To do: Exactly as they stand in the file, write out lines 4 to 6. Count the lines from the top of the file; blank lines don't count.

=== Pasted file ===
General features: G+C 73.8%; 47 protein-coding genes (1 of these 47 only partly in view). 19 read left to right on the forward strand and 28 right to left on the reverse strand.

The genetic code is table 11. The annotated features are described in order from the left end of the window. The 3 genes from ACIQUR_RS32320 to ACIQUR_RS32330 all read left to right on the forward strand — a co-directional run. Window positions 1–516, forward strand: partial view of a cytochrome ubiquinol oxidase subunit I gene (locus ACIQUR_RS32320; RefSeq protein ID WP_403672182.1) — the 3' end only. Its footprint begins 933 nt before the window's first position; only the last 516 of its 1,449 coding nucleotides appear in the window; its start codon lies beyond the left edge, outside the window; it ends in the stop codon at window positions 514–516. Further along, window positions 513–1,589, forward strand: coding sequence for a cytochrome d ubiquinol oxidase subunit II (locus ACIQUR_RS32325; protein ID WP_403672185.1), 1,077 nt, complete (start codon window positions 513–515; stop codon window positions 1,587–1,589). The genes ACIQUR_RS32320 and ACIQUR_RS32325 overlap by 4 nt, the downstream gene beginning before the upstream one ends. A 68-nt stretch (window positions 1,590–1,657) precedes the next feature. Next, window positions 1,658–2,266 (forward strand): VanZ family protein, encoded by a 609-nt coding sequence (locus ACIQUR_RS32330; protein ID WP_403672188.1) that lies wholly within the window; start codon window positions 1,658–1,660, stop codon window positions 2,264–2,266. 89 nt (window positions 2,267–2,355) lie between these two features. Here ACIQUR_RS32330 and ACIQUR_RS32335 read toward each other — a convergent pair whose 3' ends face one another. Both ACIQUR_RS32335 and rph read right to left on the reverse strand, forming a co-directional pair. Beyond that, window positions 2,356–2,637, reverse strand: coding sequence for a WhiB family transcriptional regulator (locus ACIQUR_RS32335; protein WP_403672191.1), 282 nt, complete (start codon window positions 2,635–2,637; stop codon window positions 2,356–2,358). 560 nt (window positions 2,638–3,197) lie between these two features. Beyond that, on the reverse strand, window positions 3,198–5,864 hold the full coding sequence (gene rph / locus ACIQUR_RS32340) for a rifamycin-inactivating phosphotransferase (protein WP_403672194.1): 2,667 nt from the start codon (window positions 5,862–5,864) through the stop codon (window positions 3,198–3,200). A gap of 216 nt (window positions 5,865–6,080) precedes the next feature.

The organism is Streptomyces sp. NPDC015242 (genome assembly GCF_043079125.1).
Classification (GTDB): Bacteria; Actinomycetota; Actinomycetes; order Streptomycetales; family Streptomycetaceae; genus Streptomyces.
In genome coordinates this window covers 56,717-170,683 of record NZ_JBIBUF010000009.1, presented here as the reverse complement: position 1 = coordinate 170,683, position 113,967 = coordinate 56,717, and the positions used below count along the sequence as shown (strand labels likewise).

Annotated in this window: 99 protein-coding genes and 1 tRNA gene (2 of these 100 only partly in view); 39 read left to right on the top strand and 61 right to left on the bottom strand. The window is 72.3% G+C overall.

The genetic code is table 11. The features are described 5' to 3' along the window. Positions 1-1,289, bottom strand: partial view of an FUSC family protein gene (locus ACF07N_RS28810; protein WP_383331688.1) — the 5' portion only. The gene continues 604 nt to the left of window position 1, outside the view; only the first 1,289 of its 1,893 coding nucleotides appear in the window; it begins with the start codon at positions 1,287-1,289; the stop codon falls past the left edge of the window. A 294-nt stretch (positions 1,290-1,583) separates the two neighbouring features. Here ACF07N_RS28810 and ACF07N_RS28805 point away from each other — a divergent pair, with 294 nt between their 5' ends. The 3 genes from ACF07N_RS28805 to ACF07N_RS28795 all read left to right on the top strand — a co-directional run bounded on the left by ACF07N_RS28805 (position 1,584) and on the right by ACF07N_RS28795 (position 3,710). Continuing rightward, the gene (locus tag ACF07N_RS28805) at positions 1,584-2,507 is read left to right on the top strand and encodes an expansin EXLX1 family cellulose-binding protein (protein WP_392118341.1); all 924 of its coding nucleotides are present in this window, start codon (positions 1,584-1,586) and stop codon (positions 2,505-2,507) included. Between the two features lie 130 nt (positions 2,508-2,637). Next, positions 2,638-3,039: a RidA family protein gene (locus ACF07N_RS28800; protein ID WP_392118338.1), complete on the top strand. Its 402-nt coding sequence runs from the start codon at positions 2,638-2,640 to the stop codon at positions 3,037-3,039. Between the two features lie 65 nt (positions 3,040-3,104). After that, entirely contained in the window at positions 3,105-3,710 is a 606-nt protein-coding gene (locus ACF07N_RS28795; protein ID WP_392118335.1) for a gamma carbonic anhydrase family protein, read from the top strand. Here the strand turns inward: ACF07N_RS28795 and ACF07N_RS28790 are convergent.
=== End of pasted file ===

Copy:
Classification (GTDB): Bacteria; Actinomycetota; Actinomycetes; order Streptomycetales; family Streptomycetaceae; genus Streptomyces.
In genome coordinates this window covers 56,717-170,683 of record NZ_JBIBUF010000009.1, presented here as the reverse complement: position 1 = coordinate 170,683, position 113,967 = coordinate 56,717, and the positions used below count along the sequence as shown (strand labels likewise).

Annotated in this window: 99 protein-coding genes and 1 tRNA gene (2 of these 100 only partly in view); 39 read left to right on the top strand and 61 right to left on the bottom strand. The window is 72.3% G+C overall.